China’s slowing economy suppresses Singles Day
China’s slowing economy was the primary reason for the slowing growth of sales on Alibaba’s Singles Day on Sunday.
This year marked the 10th anniversary of the online shopathon, and while everyone expected a new record Gross Merchandise Volume (GMV) would be set, no-one was sure whether the spectacular 39 per cent growth rate of last year would be bettered. It wasn’t.
While the total volume of transactions this year was 213.5 billion RMB (US$30.8 billion), the growth was a more moderate 27 per cent. Singles Day still dwarfs similar events in the US, such as Black Friday ($8 billion) and Cyber day ($6.6 billion). But are there early signs the gloss is starting to wear off?
Pascal Martin, partner at OC&C Strategy Consultants, says the striking topline Singles Day numbers demonstrate Chinese consumers continue to love these big commercial events, which allow them to try new premium brands – normally out of reach – at more affordable price points. “Singles Day is therefore a great opportunity for brands to reach out to new customers and more and more of them are excited to join the party.”
Martin says the reduced sales growth for Singles Day reflects a slowing Chinese economy, a view backed up by Alibaba’s recent announcement that its growth for the year would be 5 per cent lower than it initially forecast. The ongoing trade war and more cautious consumer sentiment were also factors, combined with growing competition from other big promotional events such as JD’s recent 618 shopping festival, which generated a GMV of $24.7 billion over 18 days (40 per cent growth year on year) and the high number of promotional opportunities during the year, such as Spring Festival, Labour Day in May, and Golden Week.
Martin says growing competition from e-commerce sites that offer everyday super-low prices such as Pinduoduo, an upstart e-commerce company that went from zero to 350 million customers in just three years. “Prices on Pinduoduo are hard to beat round-the-year and the application has become hugely popular in China’s smaller cities and towns.”
Three remarkable features
Meanwhile, Martin says there were three remarkable features of Singles Day this year:
New Retail: There were more brand partners this year, both online and offline, leveraging Alibaba’s New Retail ecosystem. “For example, Tmall’s 3000+ convenience stores, Hema and RT Mart supermarkets, Suning and Auchan, were all part of the event. Altogether 200,000 brick and mortar stores joined the party.”
Globalisation: Singles Day has expanded beyond China through Lazada, the Southeast Asia platform owned by Alibaba. “We saw increased participation of international brands that are taking advantage of the Tmall Global platform – which is the number one by far among Chinese cross-border platforms – to get introduced to Chinese consumers without having to build a direct presence in China.”
Diversification: The event is moving beyond just being about consumes purchasing products, it is also increasingly about purchasing a variety of services such as food delivery on Ele.com, videos on Youku to mobile games on UC, theatre tickets on Taopiaopiao, music on Xiami music and travel on Feizhu.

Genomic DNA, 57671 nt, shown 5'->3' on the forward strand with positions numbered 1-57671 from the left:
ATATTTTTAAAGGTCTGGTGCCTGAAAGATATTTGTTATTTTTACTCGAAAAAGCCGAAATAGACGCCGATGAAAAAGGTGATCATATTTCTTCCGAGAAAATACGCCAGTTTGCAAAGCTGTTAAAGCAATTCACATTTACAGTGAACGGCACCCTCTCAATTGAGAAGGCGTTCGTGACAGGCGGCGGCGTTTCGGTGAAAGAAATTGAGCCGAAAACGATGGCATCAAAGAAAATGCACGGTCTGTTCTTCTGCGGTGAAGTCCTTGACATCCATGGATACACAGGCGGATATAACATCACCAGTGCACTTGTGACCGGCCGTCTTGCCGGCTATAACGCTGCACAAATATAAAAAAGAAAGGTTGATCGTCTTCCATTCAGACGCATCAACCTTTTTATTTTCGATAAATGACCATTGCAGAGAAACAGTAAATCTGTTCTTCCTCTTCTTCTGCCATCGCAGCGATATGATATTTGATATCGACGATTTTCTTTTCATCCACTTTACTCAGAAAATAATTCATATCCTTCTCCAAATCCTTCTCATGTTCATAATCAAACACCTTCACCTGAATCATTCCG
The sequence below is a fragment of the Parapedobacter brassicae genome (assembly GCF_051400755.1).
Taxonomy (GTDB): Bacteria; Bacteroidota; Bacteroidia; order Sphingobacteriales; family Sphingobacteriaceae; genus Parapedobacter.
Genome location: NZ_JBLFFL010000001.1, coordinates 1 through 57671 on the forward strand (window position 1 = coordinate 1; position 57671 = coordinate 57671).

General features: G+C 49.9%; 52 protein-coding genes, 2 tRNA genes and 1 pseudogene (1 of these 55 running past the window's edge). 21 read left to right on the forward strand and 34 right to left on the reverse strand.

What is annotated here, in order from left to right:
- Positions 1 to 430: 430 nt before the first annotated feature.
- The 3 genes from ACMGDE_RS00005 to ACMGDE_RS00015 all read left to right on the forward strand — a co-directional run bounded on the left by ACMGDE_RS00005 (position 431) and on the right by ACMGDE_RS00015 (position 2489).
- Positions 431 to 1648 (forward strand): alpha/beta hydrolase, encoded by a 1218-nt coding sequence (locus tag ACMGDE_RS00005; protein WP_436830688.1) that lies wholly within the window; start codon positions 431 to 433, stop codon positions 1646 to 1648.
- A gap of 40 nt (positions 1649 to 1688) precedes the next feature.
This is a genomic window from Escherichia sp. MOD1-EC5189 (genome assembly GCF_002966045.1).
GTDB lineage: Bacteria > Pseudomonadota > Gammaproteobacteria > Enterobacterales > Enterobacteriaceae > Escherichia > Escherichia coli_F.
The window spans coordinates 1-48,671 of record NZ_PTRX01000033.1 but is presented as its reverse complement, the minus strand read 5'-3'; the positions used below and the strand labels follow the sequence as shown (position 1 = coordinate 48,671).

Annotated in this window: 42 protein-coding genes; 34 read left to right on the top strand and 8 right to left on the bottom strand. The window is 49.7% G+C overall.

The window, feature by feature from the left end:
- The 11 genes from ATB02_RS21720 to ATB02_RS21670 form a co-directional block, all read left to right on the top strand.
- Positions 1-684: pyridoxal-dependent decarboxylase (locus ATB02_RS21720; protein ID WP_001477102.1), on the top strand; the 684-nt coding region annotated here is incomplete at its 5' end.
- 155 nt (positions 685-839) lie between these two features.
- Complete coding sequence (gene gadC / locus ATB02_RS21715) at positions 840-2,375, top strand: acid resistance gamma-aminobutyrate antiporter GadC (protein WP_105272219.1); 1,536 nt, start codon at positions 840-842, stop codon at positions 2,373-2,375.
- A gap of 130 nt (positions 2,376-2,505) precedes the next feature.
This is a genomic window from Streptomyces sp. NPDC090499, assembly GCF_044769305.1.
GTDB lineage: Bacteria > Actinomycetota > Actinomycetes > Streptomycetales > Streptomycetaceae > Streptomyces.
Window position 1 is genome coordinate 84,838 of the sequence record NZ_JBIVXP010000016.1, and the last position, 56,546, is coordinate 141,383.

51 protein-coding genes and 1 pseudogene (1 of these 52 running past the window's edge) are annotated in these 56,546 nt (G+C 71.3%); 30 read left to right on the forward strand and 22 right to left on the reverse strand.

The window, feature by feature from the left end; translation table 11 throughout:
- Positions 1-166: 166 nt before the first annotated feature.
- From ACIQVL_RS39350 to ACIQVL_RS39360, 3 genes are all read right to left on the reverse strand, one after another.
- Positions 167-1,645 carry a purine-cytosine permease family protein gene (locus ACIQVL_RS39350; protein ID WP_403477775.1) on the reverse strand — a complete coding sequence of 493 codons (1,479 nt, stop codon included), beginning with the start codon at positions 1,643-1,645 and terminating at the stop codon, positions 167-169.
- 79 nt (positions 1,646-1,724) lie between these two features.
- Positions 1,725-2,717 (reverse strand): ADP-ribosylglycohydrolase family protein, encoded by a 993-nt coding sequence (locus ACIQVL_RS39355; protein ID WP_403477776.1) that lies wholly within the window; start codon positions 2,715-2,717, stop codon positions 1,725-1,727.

Martin believes given China’s slowing economy Chinese consumers are becoming more cautious and the fact that Singles Day is now in its 10th year, it is less of a big news story. “There might be some consumer fatigue setting in.”
Obstacles moving forward
Martin believes three main challenges need to be addressed to sustain the growth momentum of massive commercial fairs like 11.11.
Firstly, given the growing competition from other promotional events, Alibaba will have to continue to reach out to consumers earlier and earlier, and to expand the scope of the event even more broadly.
“Another challenge is to continue to ensure flawless delivery for millions of parcels all over China in such a short amount of time. As the event grows, the logistical challenge becomes greater and greater. The number of parcels delivered during this year’s event hit 1 billion on Tmall alone. That’s a huge jump over last year’s 812 million parcels. Additionally, although brands don’t like to talk about it, there is a significant challenge in taking care of huge quantities of returned goods. Singles Day is a massive test bed for Alibaba’s backbone infrastructure: the network of partners that make it all possible, from payment to delivery to data management, as well as AI and cloud technologies that are put to work to ensure a successful event.
“Finally, 11.11 has become much more than a commercial fair, it is now a major annual milestone in China’s cultural calendar. To keep the event fresh and exciting, Alibaba will need to continue to surprise Chinese consumers with entertainment and festivals around the event. This year, the double 11 gala event featured Miranda Kerr, Mariah Carey and Cirque Du Soleil, but no current big stars. Is this enough to continue to excite consumers, particularly younger generations?”